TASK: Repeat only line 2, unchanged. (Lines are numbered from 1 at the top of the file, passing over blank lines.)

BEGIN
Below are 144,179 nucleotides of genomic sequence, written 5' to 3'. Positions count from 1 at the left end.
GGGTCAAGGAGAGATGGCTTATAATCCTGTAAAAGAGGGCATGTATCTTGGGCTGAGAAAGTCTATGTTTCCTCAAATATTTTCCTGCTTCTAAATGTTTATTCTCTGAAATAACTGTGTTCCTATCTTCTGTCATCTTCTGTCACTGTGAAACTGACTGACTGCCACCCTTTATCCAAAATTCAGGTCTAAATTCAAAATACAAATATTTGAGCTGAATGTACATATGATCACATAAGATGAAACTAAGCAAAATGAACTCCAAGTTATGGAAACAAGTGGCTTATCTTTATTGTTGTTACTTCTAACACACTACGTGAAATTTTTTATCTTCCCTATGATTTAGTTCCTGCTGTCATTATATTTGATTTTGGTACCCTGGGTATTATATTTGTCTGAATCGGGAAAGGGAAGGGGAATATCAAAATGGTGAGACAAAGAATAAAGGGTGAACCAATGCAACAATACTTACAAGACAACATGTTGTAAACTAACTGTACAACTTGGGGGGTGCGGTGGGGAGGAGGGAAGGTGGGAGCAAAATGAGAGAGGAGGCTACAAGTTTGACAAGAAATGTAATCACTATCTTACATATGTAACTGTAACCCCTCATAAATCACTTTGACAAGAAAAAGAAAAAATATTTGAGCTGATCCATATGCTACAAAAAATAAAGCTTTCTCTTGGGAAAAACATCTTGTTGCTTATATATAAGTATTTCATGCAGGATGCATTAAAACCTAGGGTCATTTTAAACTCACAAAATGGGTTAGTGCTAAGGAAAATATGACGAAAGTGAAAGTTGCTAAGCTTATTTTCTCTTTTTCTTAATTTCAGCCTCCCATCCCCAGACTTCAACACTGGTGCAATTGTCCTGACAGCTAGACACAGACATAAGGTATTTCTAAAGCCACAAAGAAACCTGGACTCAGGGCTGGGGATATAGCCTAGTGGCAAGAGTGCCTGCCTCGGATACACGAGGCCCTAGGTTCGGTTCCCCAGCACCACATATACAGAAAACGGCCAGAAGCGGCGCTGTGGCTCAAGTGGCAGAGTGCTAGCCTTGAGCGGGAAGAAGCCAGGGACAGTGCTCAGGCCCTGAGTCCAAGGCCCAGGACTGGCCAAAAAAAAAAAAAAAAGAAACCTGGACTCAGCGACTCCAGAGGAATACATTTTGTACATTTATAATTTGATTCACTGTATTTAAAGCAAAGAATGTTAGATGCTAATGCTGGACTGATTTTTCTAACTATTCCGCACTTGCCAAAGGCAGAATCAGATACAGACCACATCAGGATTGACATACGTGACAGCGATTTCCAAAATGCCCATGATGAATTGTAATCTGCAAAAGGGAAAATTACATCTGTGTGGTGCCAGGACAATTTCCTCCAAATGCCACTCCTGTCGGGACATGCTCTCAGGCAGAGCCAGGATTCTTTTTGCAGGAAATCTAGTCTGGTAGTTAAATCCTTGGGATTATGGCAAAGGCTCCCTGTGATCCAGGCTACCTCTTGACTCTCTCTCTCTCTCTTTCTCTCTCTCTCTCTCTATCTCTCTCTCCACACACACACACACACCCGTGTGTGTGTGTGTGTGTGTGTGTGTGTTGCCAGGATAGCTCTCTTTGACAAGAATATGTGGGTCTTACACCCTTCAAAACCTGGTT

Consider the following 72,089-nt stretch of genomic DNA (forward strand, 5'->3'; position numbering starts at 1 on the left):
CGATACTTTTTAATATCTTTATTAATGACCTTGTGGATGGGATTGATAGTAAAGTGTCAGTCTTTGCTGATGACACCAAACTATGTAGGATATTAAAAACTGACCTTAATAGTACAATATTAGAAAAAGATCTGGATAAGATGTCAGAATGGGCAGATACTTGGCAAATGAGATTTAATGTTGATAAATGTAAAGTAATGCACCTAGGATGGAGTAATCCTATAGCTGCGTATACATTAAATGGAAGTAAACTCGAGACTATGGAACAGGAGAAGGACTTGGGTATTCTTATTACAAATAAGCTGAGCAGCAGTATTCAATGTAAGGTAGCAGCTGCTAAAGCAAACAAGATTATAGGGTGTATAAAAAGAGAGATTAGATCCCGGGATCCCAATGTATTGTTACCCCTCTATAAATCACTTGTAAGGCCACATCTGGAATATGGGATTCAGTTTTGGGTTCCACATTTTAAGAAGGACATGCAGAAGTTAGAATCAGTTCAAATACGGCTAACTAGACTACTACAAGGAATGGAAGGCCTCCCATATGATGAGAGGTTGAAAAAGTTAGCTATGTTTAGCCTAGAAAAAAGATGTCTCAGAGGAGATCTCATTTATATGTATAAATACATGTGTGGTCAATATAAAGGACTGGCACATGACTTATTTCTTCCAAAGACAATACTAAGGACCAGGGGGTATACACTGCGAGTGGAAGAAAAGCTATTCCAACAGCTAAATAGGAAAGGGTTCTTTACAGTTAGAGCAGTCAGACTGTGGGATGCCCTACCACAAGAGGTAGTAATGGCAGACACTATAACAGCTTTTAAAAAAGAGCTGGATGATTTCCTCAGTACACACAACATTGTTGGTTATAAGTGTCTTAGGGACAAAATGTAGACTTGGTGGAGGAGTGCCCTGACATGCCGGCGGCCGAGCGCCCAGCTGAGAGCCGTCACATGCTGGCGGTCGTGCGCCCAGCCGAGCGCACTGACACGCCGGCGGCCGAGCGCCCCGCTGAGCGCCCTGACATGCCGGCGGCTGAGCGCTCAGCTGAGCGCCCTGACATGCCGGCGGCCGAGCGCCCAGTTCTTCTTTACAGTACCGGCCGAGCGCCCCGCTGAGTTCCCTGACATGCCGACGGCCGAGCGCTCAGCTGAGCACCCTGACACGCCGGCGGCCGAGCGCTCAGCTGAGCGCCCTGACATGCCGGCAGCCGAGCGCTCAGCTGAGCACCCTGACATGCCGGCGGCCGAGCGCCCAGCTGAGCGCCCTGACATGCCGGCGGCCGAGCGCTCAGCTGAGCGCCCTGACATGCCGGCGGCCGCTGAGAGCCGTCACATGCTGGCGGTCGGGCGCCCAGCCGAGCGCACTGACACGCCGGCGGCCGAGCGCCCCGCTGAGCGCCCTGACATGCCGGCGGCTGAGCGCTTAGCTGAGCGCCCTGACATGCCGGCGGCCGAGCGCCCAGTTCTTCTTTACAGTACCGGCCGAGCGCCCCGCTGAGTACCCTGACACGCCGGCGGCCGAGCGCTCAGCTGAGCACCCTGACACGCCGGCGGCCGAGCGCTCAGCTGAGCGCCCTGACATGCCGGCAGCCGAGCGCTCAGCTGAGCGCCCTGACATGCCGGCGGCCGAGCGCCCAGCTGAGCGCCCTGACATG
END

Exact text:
GGGTCAAGGAGAGATGGCTTATAATCCTGTAAAAGAGGGCATGTATCTTGGGCTGAGAAAGTCTATGTTTCCTCAAATATTTTCCTGCTTCTAAATGTTTATTCTCTGAAATAACTGTGTTCCTATCTTCTGTCATCTTCTGTCACTGTGAAACTGACTGACTGCCACCCTTTATCCAAAATTCAGGTCTAAATTCAAAATACAAATATTTGAGCTGAATGTACATATGATCACATAAGATGAAACTAAGCAAAATGAACTCCAAGTTATGGAAACAAGTGGCTTATCTTTATTGTTGTTACTTCTAACACACTACGTGAAATTTTTTATCTTCCCTATGATTTAGTTCCTGCTGTCATTATATTTGATTTTGGTACCCTGGGTATTATATTTGTCTGAATCGGGAAAGGGAAGGGGAATATCAAAATGGTGAGACAAAGAATAAAGGGTGAACCAATGCAACAATACTTACAAGACAACATGTTGTAAACTAACTGTACAACTTGGGGGGTGCGGTGGGGAGGAGGGAAGGTGGGAGCAAAATGAGAGAGGAGGCTACAAGTTTGACAAGAAATGTAATCACTATCTTACATATGTAACTGTAACCCCTCATAAATCACTTTGACAAGAAAAAGAAAAAATATTTGAGCTGATCCATATGCTACAAAAAATAAAGCTTTCTCTTGGGAAAAACATCTTGTTGCTTATATATAAGTATTTCATGCAGGATGCATTAAAACCTAGGGTCATTTTAAACTCACAAAATGGGTTAGTGCTAAGGAAAATATGACGAAAGTGAAAGTTGCTAAGCTTATTTTCTCTTTTTCTTAATTTCAGCCTCCCATCCCCAGACTTCAACACTGGTGCAATTGTCCTGACAGCTAGACACAGACATAAGGTATTTCTAAAGCCACAAAGAAACCTGGACTCAGGGCTGGGGATATAGCCTAGTGGCAAGAGTGCCTGCCTCGGATACACGAGGCCCTAGGTTCGGTTCCCCAGCACCACATATACAGAAAACGGCCAGAAGCGGCGCTGTGGCTCAAGTGGCAGAGTGCTAGCCTTGAGCGGGAAGAAGCCAGGGACAGTGCTCAGGCCCTGAGTCCAAGGCCCAGGACTGGCCAAAAAAAAAAAAAAAAGAAACCTGGACTCAGCGACTCCAGAGGAATACATTTTGTACATTTATAATTTGATTCACTGTATTTAAAGCAAAGAATGTTAGATGCTAATGCTGGACTGATTTTTCTAACTATTCCGCACTTGCCAAAGGCAGAATCAGATACAGACCACATCAGGATTGACATACGTGACAGCGATTTCCAAAATGCCCATGATGAATTGTAATCTGCAAAAGGGAAAATTACATCTGTGTGGTGCCAGGACAATTTCCTCCAAATGCCACTCCTGTCGGGACATGCTCTCAGGCAGAGCCAGGATTCTTTTTGCAGGAAATCTAGTCTGGTAGTTAAATCCTTGGGATTATGGCAAAGGCTCCCTGTGATCCAGGCTACCTCTTGACTCTCTCTCTCTCTCTTTCTCTCTCTCTCTCTCTATCTCTCTCTCCACACACACACACACACCCGTGTGTGTGTGTGTGTGTGTGTGTGTGTTGCCAGGATAGCTCTCTTTGACAAGAATATGTGGGTCTTACACCCTTCAAAACCTGGTT